Safety is brewing in the craft beer industry

B.C.’s craft beer industry is booming. Brewery employers need to look at safety issues like heavy lifting, confined spaces, and carbon dioxide exposure. 

Photo of tatooed man behind counter in a craft brewery

Photo credit: iStock.com/FXQuadro

Ten years ago, there were 54 craft breweries in B.C. Now there are 145. Personally, I’m a big fan of craft beer and it’s always a pleasure to talk with brewers who are so excited about their latest creations. Opening a brewery is a dream for many — and it’s inspiring to see people turning those dreams into reality.

But in addition to all their creativity and award-winning recipes, it’s essential that craft brewers understand the importance of workplace health and safety. To find out more, I contacted WorkSafeBC’s Jose Barranco, an industry specialist who’s been speaking of safety with these microbreweries.

“In order to open a brewery, apart from knowing how to brew, you need to need to know there are certain safety requirements,” Jose says. “We need to be sure that people are aware of that when they are following their life’s passion and opening a brewery, even if it’s just a small operation.”

Lifting kegs and working in confined spaces

When it comes to workplace injuries in breweries, back strains and other musculoskeletal injuries (MSIs) from overexertion are the most common. A full 50-litre keg of beer typically weighs about 140 pounds. Thankfully, there are tools available, such as dollies and keg lifts, to help brewhouse workers avoid MSIs.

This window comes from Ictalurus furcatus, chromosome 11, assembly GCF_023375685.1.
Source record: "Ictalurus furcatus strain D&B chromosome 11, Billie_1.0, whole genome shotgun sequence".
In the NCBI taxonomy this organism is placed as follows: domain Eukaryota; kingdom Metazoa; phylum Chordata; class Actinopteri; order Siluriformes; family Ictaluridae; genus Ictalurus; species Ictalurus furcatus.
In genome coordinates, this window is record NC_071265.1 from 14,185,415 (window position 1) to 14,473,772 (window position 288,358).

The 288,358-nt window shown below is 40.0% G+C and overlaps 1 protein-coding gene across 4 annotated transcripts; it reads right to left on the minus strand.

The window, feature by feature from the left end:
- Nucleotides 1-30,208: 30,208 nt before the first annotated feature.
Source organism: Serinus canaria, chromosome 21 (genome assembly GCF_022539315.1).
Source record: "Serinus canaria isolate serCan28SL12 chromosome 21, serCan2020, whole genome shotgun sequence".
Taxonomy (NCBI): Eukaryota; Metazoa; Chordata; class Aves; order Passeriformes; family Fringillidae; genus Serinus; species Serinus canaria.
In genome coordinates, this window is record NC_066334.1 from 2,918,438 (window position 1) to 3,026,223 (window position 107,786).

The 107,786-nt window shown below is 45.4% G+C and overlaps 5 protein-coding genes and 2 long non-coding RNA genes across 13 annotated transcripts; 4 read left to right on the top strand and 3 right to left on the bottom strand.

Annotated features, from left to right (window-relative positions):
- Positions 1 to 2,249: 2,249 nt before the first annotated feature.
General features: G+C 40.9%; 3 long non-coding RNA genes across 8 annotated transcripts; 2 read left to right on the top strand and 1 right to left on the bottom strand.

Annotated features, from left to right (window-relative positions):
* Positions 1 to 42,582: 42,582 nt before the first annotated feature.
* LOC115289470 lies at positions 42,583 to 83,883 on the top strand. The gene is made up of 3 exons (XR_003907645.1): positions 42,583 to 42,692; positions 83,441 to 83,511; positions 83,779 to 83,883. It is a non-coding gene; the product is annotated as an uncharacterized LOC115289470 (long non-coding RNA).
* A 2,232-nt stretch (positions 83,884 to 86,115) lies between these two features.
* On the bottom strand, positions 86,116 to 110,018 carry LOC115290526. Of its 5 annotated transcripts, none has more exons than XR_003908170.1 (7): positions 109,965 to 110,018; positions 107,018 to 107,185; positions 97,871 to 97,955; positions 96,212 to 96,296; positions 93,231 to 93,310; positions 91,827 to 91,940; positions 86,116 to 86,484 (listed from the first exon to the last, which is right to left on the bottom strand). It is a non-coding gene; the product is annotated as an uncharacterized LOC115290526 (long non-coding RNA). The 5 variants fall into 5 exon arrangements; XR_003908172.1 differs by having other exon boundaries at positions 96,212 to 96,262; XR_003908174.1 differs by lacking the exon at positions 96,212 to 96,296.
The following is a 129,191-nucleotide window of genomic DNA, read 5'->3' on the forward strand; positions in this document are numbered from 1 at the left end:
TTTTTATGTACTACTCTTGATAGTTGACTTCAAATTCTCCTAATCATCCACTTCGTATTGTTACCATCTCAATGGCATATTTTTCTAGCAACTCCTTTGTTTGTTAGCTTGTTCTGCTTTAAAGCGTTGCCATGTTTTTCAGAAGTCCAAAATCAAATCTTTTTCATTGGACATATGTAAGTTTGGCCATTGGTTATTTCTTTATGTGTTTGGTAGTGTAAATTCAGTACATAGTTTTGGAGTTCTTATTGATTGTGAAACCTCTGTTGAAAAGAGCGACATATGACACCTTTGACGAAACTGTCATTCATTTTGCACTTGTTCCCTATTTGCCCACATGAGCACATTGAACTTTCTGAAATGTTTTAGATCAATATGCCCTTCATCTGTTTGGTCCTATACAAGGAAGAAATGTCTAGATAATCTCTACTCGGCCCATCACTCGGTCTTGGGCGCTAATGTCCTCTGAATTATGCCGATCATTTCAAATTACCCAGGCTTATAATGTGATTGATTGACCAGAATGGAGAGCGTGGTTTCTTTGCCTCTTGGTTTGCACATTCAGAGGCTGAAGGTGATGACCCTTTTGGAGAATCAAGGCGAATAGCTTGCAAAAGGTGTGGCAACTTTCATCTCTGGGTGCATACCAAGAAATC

Says Jose: “It’s not a matter of how much can you lift — it’s just a matter of finding the right tool. Even for small breweries, there are many tools they can use to reduce manual handling of kegs as much as possible.”

Another safety concern is working with carbon dioxide. This gas is released by the beer’s fermentation process and must be handled properly. WorkSafeBC’s poster Carbon dioxide in alcoholic beverage manufacturing shows the symptoms of exposure and provides tips on staying safe.

Employers also need to plan for working in confined spaces (like the tanks you see in the above photo). They can put up this WorkSafeBC poster, Confined spaces in craft breweries, to help their workers be aware of the hazards of confined spaces found in craft breweries.

Supporting each other in safety

Jose says there’s a real sense of community in the industry, which helps when it comes to promoting safety in the workplace.

“Brewers from different companies sometimes have group readings of workplace safety manuals. And if anybody wants more information, they will ask their fellow brewers or get information from us at WorkSafeBC. Sometimes they combine resources and hire a safety professional.”

For more information about safety in the craft brewery industry, see Health and Safety for Craft Breweries and Distilleries from WorkSafeBC. The September/October 2018 issue of WorkSafeBC Magazine also profiles a local brewery’s efforts to keep its workers safe in the article Young workers have a voice at Vancouver brewing company.

Thanks to Jose for telling me about his work.

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